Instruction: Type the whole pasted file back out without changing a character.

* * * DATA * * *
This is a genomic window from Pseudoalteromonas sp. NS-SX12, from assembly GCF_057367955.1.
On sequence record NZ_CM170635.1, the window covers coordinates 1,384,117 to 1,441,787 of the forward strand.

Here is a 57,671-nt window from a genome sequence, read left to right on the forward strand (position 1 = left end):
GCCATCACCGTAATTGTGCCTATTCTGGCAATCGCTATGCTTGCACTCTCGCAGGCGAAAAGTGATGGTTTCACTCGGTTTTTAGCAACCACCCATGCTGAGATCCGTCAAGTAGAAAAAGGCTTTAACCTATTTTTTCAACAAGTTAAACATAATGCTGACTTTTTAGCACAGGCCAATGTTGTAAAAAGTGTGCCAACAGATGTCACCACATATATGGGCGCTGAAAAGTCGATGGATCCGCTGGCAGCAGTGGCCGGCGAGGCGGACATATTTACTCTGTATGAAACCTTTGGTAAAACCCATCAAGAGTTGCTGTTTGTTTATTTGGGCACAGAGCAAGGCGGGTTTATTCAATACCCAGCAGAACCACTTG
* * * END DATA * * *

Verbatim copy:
This is a genomic window from Pseudoalteromonas sp. NS-SX12, from assembly GCF_057367955.1.
On sequence record NZ_CM170635.1, the window covers coordinates 1,384,117 to 1,441,787 of the forward strand.

Here is a 57,671-nt window from a genome sequence, read left to right on the forward strand (position 1 = left end):
GCCATCACCGTAATTGTGCCTATTCTGGCAATCGCTATGCTTGCACTCTCGCAGGCGAAAAGTGATGGTTTCACTCGGTTTTTAGCAACCACCCATGCTGAGATCCGTCAAGTAGAAAAAGGCTTTAACCTATTTTTTCAACAAGTTAAACATAATGCTGACTTTTTAGCACAGGCCAATGTTGTAAAAAGTGTGCCAACAGATGTCACCACATATATGGGCGCTGAAAAGTCGATGGATCCGCTGGCAGCAGTGGCCGGCGAGGCGGACATATTTACTCTGTATGAAACCTTTGGTAAAACCCATCAAGAGTTGCTGTTTGTTTATTTGGGCACAGAGCAAGGCGGGTTTATTCAATACCCAGCAGAACCACTTG